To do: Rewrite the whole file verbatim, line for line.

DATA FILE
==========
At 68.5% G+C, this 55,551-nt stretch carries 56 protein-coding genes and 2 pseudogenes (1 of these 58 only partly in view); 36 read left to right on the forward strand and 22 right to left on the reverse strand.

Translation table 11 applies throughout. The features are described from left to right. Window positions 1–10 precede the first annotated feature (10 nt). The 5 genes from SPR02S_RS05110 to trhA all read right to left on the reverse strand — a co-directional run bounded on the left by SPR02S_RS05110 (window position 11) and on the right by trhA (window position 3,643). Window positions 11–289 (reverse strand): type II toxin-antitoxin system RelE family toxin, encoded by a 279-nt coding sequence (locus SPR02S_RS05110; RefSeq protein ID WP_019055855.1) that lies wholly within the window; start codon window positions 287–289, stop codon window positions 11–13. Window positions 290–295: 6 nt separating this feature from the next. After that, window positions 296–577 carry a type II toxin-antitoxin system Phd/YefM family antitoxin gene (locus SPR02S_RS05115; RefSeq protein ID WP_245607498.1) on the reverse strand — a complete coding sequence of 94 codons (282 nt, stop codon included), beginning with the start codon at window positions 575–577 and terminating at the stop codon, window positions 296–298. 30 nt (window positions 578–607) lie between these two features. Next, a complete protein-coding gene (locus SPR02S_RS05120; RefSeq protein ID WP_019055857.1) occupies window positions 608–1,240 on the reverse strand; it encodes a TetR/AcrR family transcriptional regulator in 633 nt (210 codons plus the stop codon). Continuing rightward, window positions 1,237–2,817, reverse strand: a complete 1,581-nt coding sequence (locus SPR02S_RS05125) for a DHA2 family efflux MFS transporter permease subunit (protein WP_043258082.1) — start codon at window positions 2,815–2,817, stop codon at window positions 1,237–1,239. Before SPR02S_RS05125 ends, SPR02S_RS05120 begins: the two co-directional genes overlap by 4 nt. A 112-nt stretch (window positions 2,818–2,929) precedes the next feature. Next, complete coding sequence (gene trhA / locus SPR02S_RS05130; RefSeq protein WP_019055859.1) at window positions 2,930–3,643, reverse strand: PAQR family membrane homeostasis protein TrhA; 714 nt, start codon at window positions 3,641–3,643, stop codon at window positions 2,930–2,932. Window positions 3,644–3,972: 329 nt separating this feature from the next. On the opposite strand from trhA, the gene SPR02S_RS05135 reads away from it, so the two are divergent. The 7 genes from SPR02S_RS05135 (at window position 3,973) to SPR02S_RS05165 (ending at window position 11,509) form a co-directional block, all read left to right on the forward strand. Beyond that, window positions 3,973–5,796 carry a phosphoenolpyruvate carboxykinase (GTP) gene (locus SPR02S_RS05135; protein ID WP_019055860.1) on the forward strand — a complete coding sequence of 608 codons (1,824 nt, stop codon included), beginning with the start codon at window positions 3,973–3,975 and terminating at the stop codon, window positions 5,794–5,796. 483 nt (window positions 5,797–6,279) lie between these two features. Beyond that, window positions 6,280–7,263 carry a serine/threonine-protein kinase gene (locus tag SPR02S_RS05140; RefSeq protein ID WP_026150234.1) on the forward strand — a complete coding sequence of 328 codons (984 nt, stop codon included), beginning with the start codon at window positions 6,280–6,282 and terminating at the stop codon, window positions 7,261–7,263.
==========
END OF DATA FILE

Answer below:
At 68.5% G+C, this 55,551-nt stretch carries 56 protein-coding genes and 2 pseudogenes (1 of these 58 only partly in view); 36 read left to right on the forward strand and 22 right to left on the reverse strand.

Translation table 11 applies throughout. The features are described from left to right. Window positions 1–10 precede the first annotated feature (10 nt). The 5 genes from SPR02S_RS05110 to trhA all read right to left on the reverse strand — a co-directional run bounded on the left by SPR02S_RS05110 (window position 11) and on the right by trhA (window position 3,643). Window positions 11–289 (reverse strand): type II toxin-antitoxin system RelE family toxin, encoded by a 279-nt coding sequence (locus SPR02S_RS05110; RefSeq protein ID WP_019055855.1) that lies wholly within the window; start codon window positions 287–289, stop codon window positions 11–13. Window positions 290–295: 6 nt separating this feature from the next. After that, window positions 296–577 carry a type II toxin-antitoxin system Phd/YefM family antitoxin gene (locus SPR02S_RS05115; RefSeq protein ID WP_245607498.1) on the reverse strand — a complete coding sequence of 94 codons (282 nt, stop codon included), beginning with the start codon at window positions 575–577 and terminating at the stop codon, window positions 296–298. 30 nt (window positions 578–607) lie between these two features. Next, a complete protein-coding gene (locus SPR02S_RS05120; RefSeq protein ID WP_019055857.1) occupies window positions 608–1,240 on the reverse strand; it encodes a TetR/AcrR family transcriptional regulator in 633 nt (210 codons plus the stop codon). Continuing rightward, window positions 1,237–2,817, reverse strand: a complete 1,581-nt coding sequence (locus SPR02S_RS05125) for a DHA2 family efflux MFS transporter permease subunit (protein WP_043258082.1) — start codon at window positions 2,815–2,817, stop codon at window positions 1,237–1,239. Before SPR02S_RS05125 ends, SPR02S_RS05120 begins: the two co-directional genes overlap by 4 nt. A 112-nt stretch (window positions 2,818–2,929) precedes the next feature. Next, complete coding sequence (gene trhA / locus SPR02S_RS05130; RefSeq protein WP_019055859.1) at window positions 2,930–3,643, reverse strand: PAQR family membrane homeostasis protein TrhA; 714 nt, start codon at window positions 3,641–3,643, stop codon at window positions 2,930–2,932. Window positions 3,644–3,972: 329 nt separating this feature from the next. On the opposite strand from trhA, the gene SPR02S_RS05135 reads away from it, so the two are divergent. The 7 genes from SPR02S_RS05135 (at window position 3,973) to SPR02S_RS05165 (ending at window position 11,509) form a co-directional block, all read left to right on the forward strand. Beyond that, window positions 3,973–5,796 carry a phosphoenolpyruvate carboxykinase (GTP) gene (locus SPR02S_RS05135; protein ID WP_019055860.1) on the forward strand — a complete coding sequence of 608 codons (1,824 nt, stop codon included), beginning with the start codon at window positions 3,973–3,975 and terminating at the stop codon, window positions 5,794–5,796. 483 nt (window positions 5,797–6,279) lie between these two features. Beyond that, window positions 6,280–7,263 carry a serine/threonine-protein kinase gene (locus tag SPR02S_RS05140; RefSeq protein ID WP_026150234.1) on the forward strand — a complete coding sequence of 328 codons (984 nt, stop codon included), beginning with the start codon at window positions 6,280–6,282 and terminating at the stop codon, window positions 7,261–7,263.